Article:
To stay in the city, dealership thinks smaller and taller

Putting 120,000 square feet (11,000 square metres) of dealership into a downtown location required going vertical; the service department and new- and used-vehicle inventories are located below ground level.

This presented unique problems, however. The service hoists, minus the arms, had to be installed into the concrete floor before the building above could proceed, and an extensive air-handling system was needed to ensure that no exhaust fumes escaped into the building above.

“We’ve got massive cardboard compactors and bailers, because everything has to be moved with a vehicle that’s no [taller] than eight feet,” Harbottle said.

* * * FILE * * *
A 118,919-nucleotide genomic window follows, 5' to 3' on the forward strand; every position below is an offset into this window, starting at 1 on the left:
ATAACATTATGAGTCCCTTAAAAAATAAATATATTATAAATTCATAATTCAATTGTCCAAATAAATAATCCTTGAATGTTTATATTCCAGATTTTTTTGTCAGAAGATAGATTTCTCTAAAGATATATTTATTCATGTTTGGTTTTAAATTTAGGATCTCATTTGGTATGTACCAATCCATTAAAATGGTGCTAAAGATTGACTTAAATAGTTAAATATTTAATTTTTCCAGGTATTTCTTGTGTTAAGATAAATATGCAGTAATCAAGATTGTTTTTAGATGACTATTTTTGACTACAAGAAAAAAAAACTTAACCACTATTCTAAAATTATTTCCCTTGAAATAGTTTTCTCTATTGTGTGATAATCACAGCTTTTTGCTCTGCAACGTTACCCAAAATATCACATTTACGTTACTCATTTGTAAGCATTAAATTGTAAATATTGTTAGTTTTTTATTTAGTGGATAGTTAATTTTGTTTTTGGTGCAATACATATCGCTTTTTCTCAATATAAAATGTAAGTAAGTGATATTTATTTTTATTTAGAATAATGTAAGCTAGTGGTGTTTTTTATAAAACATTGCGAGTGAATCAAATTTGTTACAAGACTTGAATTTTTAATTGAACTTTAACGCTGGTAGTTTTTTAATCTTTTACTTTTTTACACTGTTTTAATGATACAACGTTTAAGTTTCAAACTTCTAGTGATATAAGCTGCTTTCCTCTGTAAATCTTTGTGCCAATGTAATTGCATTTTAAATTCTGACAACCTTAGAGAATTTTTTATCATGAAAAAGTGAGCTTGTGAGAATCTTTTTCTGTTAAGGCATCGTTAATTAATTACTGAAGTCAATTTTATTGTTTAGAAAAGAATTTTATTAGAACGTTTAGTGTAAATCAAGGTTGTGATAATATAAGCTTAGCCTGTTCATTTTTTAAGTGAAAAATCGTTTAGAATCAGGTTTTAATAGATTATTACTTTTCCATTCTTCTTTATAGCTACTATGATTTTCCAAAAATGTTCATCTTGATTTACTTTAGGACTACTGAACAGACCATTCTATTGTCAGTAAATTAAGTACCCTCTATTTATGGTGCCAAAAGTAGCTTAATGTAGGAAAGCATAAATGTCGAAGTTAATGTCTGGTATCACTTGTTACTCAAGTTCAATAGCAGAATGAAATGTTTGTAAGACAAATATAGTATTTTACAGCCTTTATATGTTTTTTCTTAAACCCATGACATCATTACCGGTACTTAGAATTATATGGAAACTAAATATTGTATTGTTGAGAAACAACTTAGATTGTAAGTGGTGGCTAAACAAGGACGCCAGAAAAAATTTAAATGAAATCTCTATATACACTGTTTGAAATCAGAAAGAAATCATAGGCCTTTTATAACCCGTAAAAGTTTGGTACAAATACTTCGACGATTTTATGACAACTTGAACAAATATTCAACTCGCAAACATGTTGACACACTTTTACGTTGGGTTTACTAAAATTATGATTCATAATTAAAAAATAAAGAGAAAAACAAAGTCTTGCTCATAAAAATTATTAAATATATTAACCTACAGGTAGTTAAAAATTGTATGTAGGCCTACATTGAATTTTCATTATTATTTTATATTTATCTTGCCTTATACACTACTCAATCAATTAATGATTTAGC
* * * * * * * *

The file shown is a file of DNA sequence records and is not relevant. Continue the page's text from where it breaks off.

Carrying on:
The 55,000-square-foot (5,000-square-metre) multitiered showroom and office area, designed by Vancouver architect Bing Thom, affords customers at the reception area a view of Toyota’s entire model lineup.

“They are all ovals in the shape of the Toyota logo, and they progressively get bigger as you go up, with all glass railings,” Harbottle said.


Owner Jimmy Pattison, whose business empire began with the purchase of a General Motors dealership in Vancouver in 1961, maintained his usual hands-off approach, Harbottle said.

Pattison’s only concern — whether tree-lined Burrard Street would obscure the display windows — was allayed when he viewed a building model. Harbottle also spent $400,000 to upgrade to imported nonreflective glass.

“When you drive by there during the day, you can see right in, and so it’s noticeably different,” Harbottle said. “And when you light it up at night, it’s spectacular.”

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